Oh, Those Gotham Nights...
An Interview with Bruce Timm at WonderCon,
part one, Bruce talked about working on Justice League:
The New Frontier. But his days shepherding DC's characters
to the screen are far from over, and here he talks a bit
about the upcoming Batman: Gotham Knight...
a long day...
McCaw: When we talked before Superman: Doomsday
had its premiere at Comic-Con, you were very nervous. Are
you nervous tonight?
McCaw: You got over it?
Timm: That was a learning experience for me. Again,
I had different qualms with Doomsday, because we
did take some really radical changes from the comic. Here,
we stayed really true to the comic, and anybody who loves
the comic, chances are they'll love this movie.
sat through that screening at San Diego with Doomsday,
knowing the kinds of things that they reacted really well
to, they're going to love this movie tonight. They're going
to go out of their minds.
Derek McCaw: Do you get a break now, or
are you rolling into the next thing?
Timm: It all ebbs and flows. I have slow weeks
and I have really crazy intense weeks. Since New Frontier,
we finished up the Batman: Gotham Knight project,
the anime project. We're actually in production on our next
film in the DC Universe line, which I can't talk about yet
because it hasn't been announced.
little breaks here and there, but I'm keeping busy.
pretty darned cool."
McCaw: Did you find a big difference in working
in the anime style for Gotham Knight?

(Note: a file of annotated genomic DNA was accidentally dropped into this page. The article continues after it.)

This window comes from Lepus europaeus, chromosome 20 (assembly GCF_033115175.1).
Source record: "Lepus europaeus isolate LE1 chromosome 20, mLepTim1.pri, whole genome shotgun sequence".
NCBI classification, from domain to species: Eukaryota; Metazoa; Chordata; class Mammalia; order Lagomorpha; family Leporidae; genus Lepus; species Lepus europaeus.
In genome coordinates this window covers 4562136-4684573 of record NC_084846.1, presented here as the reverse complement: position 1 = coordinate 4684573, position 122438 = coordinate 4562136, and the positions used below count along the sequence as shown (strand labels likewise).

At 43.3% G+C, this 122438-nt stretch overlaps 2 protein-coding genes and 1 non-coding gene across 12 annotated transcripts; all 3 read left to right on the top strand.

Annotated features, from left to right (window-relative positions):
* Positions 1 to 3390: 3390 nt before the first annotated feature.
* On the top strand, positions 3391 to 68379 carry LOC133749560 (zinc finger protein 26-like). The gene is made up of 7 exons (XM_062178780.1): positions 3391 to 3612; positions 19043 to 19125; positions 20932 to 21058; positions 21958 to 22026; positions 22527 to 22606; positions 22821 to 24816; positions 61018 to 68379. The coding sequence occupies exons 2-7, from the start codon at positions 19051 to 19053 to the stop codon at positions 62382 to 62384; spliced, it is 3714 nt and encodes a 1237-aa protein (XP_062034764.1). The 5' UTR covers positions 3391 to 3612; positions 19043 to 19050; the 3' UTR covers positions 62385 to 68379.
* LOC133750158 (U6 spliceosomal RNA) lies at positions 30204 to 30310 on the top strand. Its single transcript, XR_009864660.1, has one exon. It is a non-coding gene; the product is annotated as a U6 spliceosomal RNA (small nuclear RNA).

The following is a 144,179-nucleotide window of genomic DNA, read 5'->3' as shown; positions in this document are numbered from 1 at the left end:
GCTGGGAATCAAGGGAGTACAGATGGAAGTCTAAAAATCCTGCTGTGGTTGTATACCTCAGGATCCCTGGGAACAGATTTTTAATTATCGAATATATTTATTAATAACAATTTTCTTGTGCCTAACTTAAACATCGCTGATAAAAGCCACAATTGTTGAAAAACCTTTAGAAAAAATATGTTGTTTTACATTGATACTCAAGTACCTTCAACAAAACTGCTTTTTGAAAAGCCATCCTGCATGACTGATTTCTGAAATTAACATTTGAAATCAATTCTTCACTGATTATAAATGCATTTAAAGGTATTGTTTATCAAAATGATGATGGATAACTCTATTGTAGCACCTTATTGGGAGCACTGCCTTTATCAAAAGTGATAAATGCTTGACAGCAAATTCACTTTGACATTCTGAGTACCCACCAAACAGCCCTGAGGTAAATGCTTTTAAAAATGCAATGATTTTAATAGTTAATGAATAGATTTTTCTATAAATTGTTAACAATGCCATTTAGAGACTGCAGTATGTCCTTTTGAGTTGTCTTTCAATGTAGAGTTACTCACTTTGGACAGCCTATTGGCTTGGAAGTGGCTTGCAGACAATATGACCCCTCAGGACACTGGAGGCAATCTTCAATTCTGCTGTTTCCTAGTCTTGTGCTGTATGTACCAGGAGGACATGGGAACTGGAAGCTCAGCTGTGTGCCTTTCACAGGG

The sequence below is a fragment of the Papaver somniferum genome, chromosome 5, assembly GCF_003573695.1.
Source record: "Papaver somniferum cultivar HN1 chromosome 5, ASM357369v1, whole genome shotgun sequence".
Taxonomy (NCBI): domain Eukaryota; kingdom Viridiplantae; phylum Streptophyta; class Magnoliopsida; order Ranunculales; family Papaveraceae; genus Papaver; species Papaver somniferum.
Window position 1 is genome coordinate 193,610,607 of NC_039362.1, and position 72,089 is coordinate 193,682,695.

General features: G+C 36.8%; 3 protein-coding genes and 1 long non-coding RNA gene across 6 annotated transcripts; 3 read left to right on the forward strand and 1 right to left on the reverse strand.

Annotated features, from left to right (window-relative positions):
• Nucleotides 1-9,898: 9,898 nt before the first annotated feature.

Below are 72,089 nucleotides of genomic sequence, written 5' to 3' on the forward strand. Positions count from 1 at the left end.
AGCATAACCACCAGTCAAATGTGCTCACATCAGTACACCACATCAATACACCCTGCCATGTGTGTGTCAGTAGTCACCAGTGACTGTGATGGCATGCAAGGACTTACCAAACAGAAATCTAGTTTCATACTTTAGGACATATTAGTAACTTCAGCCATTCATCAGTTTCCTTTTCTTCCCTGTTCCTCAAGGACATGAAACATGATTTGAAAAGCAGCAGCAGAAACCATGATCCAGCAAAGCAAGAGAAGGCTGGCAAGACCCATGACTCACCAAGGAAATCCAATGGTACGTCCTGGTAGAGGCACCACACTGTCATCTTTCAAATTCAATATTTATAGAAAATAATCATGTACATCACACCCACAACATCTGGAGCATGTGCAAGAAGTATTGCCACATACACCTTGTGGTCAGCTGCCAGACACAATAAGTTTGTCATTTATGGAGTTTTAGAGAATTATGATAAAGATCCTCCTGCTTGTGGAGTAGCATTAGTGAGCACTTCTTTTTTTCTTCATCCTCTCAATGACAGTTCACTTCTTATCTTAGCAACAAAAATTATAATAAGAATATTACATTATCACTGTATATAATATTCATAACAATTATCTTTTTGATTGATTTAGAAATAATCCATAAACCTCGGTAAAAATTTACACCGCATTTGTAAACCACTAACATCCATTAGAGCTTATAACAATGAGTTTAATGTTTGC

Timm: Because of the nature of it, we wanted it
to be genuine anime. We didn't want it to be like Teen Titans,
where it's Americans trying to do Japanese-style animation.
We wanted it to be literally anime. We actually hired six
different animation teams in Japan, six different Japanese
directors to handle each segment.
wasn't a matter of me adapting to the anime style, it was
literally sending it off to them and seeing what they did
with it. Again, my job on that production was even more
hands-off than on New Frontier because specifically
it was really meant to be an anime project.
look at their character designs and their storyboards and
stuff and it's a real culture shock. The way they storyboard
things and their storytelling is really different than Western
storytelling. So I'd read the storyboard and I'd be really
be tempted to put notes on it, "you need a close-up here,
you need to do this here, that's not going to work…"
to really stop myself, and say, you know what? I don't know
if this is going to work or not, because it's a different
language. I just had to say, okay, I will approve this and
cross my fingers and hope it comes back great. And it did.
projects bubble in this man's brain?
were some things when we got the film back, my editor and
I just looked at certain sequences and said, no, this isn't
going to fly. It's just too weird or too different or whatever.
We needed to do some trims to make the story a little bit
more focused. For the most part, we really tried to stay
out of the directors' way and let them do their thing.
it's a really interesting movie. It's kind of what it was
meant to be. What if Japanese animators did Batman? Wow.
It's pretty darned cool.
hope so, and we'll find out in July when Warner Home Video
releases Batman: Gotham Knight to retailers...
New Frontier Coverage:
Interview with Phil Morris
of Justice League: The New Frontier
Interview with Stan Berkowitz, writer